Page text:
The National Law Journal had the story last week, and FindLaw's Strategist followed up with a summary of the key provisions. The College Cost Reduction & Access Act, which was actually signed into law last year and takes effect July 1, includes two programs that can help law graduates struggling with debt from certain types of loans made or subsidized by the federal government. The first will allow people in qualifying types of jobs -- essentially, public-interest lawyers -- to have their loans forgiven after making payments for 10 years. The second will allow people who meet certain income qualifications to have their monthly payment capped at a percentage of income, and to have debt forgiven after 25 years.
The Project on Student Debt also has created a site, IBRinfo, that describes in fairly clear terms the nature of the two programs, and attempts to direct users to an application process -- no small feat considering that the public-service forgiveness program does not appear to have an application process in place yet.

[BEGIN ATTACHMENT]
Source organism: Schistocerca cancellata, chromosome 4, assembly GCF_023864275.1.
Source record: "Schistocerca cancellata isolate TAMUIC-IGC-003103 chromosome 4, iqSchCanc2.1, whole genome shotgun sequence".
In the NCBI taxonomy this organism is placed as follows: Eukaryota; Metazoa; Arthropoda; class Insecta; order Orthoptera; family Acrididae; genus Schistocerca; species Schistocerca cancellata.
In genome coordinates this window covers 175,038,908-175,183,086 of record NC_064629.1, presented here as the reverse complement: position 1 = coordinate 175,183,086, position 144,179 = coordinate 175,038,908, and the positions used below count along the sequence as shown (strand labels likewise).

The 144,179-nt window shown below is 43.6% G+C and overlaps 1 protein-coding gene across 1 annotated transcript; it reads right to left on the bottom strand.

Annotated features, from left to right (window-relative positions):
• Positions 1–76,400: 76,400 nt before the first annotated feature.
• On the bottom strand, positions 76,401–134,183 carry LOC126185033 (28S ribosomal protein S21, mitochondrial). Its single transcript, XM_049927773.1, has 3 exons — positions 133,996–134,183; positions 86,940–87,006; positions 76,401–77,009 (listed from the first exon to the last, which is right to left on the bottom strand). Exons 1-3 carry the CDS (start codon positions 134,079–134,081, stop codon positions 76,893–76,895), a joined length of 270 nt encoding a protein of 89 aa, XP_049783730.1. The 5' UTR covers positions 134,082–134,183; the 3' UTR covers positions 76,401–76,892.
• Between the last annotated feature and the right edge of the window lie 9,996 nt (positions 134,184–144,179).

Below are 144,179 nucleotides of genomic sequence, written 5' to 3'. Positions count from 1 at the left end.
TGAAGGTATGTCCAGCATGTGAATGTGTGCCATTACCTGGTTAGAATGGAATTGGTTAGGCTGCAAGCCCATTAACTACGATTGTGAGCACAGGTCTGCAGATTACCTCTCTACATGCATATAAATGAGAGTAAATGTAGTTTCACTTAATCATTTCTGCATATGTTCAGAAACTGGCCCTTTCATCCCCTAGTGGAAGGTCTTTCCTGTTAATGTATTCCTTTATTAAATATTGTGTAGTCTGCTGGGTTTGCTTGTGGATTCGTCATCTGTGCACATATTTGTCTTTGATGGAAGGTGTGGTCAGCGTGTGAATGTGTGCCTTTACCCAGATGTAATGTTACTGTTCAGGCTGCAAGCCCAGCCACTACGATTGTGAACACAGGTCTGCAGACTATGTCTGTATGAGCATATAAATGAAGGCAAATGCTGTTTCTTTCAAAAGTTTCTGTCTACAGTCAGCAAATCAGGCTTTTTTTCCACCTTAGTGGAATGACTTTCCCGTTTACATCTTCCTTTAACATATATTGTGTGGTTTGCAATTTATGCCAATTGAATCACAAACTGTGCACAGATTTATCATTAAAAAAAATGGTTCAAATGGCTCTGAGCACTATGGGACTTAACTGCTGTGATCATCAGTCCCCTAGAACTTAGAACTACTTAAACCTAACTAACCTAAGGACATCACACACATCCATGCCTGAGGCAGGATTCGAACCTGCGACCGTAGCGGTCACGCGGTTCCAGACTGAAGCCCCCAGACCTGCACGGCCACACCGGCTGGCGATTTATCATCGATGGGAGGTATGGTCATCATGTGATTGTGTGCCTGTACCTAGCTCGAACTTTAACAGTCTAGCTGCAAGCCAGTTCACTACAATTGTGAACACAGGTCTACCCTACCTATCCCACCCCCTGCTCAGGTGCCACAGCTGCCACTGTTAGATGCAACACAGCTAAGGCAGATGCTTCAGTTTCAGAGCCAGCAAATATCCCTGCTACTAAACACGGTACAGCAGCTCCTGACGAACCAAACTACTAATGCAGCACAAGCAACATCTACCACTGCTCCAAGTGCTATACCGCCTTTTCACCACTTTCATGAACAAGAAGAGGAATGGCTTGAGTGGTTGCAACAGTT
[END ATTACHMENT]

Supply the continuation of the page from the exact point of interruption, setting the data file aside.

1. Retroactivity. These 10-year and 25-year windows; when could they start? IBRinfo has some guidance. It appears that the 10-year window attached to the public-service plan can reach back to any payment made after October 1, 2007. So under this plan, you could be within about eight years of your "forgiveness day" already. For the income-based, 25-year plan, it appears you can apply any number of earlier payments made through the Income Contingent Repayment plan (you know, this one) to the total of 300 you must make to qualify for forgiveness. So there is some retroactivity here with respect to fulfilling the payment periods.
2. Private loans. IBRinfo again comes through with a concise summary of the types of loans that can qualify for the income-based repayment program. Most important to many: private loans are not eligible. So, if the bulk of your debt is in private loans, you may not see as much benefit from this program as you'd like.
Still, these two programs should benefit a fair number of lawyers whose debt burden has turned out to be more difficult to address than they'd expected.